We had a mix of fancier places and less fancy places, from the Bacchanal to Shake Shack (my first experience, not being on the East Coast!). Everyone paid for themselves (including the bride-to-be).
There is never a dearth of things to do in Vegas. We went to a Cirque Du Soleil show ($88 for a discounted ticket), a day spa ($65), and the observation wheel ($28 discounted). I also ended up spending about $11 at Lush.
Trip 6: Wedding in FL (Fri-Sun) | Total cost: $581
My flight was $386 — unfortunately, when Kayak suggests you wait, it’s not always correct, and I ended up waiting too long to buy my ticket. I spent $15 on airport parking on the way back (smaller airport, in case you were wondering), and I spent $49 on a rental car between the rental and gas while I was there (thanks, Costco & the other bridesmaid who chipped in).
I split the hotel with 2 other bridesmaids, so it was pretty cheap for 2 nights.
I was fed at both the rehearsal dinner and the wedding dinner, but I got lunch on Friday and on my flight back. Saturday morning we got Starbucks, but I had money on my Starbucks card, so I used that.
As bridesmaids, the bride covered the cost of our hair, and gave us the option (huzzah!) of spending the money to get our makeup done professionally as well. I felt I could get the natural look she was going for on my own, so I brought my own makeup. I had to pick up foundation and false eyelashes before my trip. I don’t normally wear foundation, so I went to Sephora asked for some foundation samples that matched my skin tone. We did have to tip the hairdresser ourselves, though — and I also tipped the makeup artist because she was super nice and helped me put on my false eyelashes.
Wedding Gift: $?
To be honest, I’ve been terrible and haven’t gotten one yet. I take solace in the fact that etiquette books say you have a year, and it’s only been two months. I’ll probably spend ~$50-55.
That adds up to a grand total of $2,660 spent on travel last year.
There were plenty of things I learned in my year of travel:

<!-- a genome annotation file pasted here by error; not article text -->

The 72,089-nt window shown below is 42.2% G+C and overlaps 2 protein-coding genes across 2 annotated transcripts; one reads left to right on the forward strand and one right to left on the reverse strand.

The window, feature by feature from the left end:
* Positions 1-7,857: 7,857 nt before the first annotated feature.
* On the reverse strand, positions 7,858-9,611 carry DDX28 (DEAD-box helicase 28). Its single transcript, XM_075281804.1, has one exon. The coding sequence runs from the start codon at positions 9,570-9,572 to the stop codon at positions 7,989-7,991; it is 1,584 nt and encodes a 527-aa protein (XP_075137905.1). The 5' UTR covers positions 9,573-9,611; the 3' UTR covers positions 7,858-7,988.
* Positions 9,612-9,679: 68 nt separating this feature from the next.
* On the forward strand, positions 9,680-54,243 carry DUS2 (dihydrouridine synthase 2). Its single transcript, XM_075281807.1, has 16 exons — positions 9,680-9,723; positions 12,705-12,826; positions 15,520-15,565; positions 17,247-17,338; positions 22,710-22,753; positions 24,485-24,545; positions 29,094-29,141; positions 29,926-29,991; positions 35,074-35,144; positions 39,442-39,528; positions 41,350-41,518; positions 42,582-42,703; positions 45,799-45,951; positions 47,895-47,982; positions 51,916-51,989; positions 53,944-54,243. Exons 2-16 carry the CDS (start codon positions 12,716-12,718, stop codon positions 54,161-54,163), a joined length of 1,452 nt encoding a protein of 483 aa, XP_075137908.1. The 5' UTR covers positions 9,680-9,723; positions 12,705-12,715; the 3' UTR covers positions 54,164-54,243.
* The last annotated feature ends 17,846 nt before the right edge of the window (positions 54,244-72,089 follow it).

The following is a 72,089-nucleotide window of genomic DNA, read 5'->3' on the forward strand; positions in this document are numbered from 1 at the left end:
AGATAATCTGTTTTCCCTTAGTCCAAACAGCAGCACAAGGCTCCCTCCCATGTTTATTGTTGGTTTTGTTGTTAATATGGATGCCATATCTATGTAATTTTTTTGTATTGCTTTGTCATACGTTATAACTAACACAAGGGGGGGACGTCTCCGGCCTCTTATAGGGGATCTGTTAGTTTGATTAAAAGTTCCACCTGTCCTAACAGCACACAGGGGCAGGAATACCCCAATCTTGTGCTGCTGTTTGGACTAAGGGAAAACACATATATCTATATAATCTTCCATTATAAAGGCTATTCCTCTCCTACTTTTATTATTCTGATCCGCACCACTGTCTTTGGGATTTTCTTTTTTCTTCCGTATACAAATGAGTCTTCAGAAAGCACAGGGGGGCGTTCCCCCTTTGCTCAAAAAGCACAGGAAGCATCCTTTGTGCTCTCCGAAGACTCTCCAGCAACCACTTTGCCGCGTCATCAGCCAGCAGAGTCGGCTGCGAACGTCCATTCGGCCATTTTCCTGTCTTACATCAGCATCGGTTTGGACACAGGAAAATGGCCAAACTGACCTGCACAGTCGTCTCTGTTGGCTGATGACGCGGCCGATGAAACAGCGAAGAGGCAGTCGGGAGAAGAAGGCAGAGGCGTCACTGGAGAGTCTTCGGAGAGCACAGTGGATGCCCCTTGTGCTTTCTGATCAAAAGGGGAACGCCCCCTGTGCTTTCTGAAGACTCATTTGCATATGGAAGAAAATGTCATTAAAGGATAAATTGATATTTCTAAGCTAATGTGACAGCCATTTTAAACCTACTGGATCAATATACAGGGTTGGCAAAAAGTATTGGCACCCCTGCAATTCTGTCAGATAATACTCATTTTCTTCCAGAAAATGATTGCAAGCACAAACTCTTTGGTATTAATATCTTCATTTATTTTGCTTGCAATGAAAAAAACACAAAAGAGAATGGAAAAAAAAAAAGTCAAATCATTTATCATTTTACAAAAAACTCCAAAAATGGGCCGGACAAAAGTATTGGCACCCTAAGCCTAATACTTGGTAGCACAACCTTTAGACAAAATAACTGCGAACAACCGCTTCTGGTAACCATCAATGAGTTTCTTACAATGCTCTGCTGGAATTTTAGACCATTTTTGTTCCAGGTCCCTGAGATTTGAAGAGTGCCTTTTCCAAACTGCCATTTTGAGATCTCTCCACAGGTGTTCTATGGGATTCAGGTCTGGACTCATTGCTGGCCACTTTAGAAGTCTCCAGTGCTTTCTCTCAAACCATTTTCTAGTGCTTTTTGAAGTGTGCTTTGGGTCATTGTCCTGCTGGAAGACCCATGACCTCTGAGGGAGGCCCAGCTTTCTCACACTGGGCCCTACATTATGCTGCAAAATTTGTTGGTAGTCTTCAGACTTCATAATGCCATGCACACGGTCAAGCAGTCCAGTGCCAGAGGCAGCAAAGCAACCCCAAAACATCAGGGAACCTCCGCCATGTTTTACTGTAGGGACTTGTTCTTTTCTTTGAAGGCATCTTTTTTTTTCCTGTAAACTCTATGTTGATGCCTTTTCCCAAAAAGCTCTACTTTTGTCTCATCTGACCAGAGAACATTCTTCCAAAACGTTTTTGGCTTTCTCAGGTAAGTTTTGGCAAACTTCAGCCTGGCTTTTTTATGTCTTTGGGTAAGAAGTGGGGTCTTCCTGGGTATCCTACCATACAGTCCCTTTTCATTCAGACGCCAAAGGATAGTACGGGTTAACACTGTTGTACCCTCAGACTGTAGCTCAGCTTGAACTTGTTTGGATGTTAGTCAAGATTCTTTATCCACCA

1. It’s okay to offer activity/food suggestions to help reduce costs, or to opt out of an activity if you feel like it’s not in your budget. For the first bachelorette trip, the MOH asked if we had any budget restrictions, but it was my first bachelorette weekend and I had no clue what was reasonable, so I didn’t reply. I ended up sitting out of a spa morning (>$100), and even so, I felt a little resentful that we spent so much at the end of the weekend. I realized later it was at least in part my fault because I hadn’t spoken up.
For the second bachelorette, I was more active in suggesting things that we could do that would be low cost — I knew we would want to do some things that would be pricey, like the Cirque show, so I tried to help keep costs down elsewhere. (If we’re being honest though, having two-thirds of the hotel covered was the biggest money saver that trip.)
2. Ok, I knew this one before, but — staying with friends (& family) can save you a LOT of money when traveling. I was HUGELY lucky to not have to pay for where I stayed for most of the trips I took this year. I estimate I saved $600 or more (three nights in LA + two nights for my brother’s graduation + two nights in Vegas).
3. Take advantage of things that are available to help defray costs for students. All of my travel to my conference was covered by subsidies and grants — though my boss would’ve covered costs if needed, she did not have to, leaving me money to travel this year if I want. I also entered my presentation into a student competition, and ended up with one of the prizes for an extra $100 that I hadn’t expected. Plus, that award will look good on my CV — win/win!
4. Proper packing can save you money. Packing in just a personal item for Vegas let me choose the cheaper Frontier flight and save ~$60 from the next cheapest flight. However…
5. Sometimes, it might just be worth paying more for the better flight experience. To be honest, though I’m proud that I managed to do it, packing everything for Vegas in just one personal item was a huge pain. Any time I took my laptop out of my bag I had to unpack the top third to reach it. I ended up feeling under-dressed at times, too, because I only brought one dress for the weekend. This year I also took three red-eyes. Though that was fine for me when I was a bit younger, I’m really starting to feel it when I don’t get my sleep these days. I also chose the flight for the FL wedding to be at 8 AM to save some money — but no one really wants to get up at 5:30 the day after a wedding to make an 8 AM flight.
S.H. prefers to remain anonymous, but is a graduate student in a small-ish Midwestern city.
Image via Unsplash